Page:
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War Maid's Choice Limited Signed Edition (War God) Hardcover – 24 Jul 2012


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Product details

  • Hardcover: 496 pages
  • Publisher: Baen Books; Sgd Ltd edition (24 July 2012)
  • Language: English
  • ISBN-10: 1451638361
  • ISBN-13: 978-1451638363
  • Product Dimensions: 15.5 x 3.3 x 23.5 cm
  • Average Customer Review: 3.7 out of 5 stars  See all reviews (9 customer reviews)
  • Amazon Bestsellers Rank: 1,793,727 in Books (See Top 100 in Books)

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Product Description

About the Author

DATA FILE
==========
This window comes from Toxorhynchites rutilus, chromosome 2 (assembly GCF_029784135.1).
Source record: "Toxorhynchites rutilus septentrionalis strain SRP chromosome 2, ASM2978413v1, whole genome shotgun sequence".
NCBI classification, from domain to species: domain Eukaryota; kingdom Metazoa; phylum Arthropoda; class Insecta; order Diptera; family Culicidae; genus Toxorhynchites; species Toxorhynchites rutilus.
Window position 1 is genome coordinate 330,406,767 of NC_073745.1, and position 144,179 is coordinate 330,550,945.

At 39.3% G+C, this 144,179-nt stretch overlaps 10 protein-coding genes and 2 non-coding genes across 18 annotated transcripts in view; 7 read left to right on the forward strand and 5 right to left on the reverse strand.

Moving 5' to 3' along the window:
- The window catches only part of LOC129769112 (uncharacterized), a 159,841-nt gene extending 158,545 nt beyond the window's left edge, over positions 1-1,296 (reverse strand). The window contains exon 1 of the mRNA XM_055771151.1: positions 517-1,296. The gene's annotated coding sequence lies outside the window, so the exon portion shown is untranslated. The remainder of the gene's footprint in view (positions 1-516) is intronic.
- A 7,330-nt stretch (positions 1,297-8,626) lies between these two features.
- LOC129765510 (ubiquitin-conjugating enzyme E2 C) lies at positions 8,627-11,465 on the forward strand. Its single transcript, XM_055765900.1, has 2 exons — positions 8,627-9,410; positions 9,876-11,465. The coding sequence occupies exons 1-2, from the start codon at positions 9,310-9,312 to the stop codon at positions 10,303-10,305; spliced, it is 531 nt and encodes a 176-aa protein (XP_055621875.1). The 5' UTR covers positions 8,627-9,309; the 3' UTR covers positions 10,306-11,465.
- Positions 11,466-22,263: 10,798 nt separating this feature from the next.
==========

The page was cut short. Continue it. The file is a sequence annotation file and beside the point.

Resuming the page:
With over 7 million copies of his books in print and seventeen titles on the "New York Times" bestseller list, David Weber is the science fiction publishing phenomenon of the new millennium. In the hugely popular "Honor Harrington" series, the spirit of C.S. Forester's Horatio Hornblower and Patrick O'Brian's "Master and Commander "lives on--into the galactic future. Books in the "Honor" Harrington and "Honoverse" series have appeared on fourteen best seller lists, including those of "The Wall Street Journal, The New York Times," and "USA"" TODAY." While Weber is best known for his spirited, modern-minded space operas, he is also the creator of the "Oath of Swords" fantasy series and the "Dahak" science fiction saga. Weber has also engaged in a steady stream of bestselling collaborations, including his "Starfire" series with Steve White, which produced the "New York Times "bestseller "The Shiva Option" among others." "Weber's collaboration with alternate history master Eric Flint led to the bestselling "1634: The Baltic War, "and his planetary adventure novels with military science fiction ace and multiple national bestseller John Ringo includes the blockbusters "March to the Stars "and" We Few. "Finally, Weber's teaming with Linda Evans produced the bestselling" Multiverse" series. David Weber makes his home in South Carolina with his wife and children. --This text refers to an alternate Hardcover edition.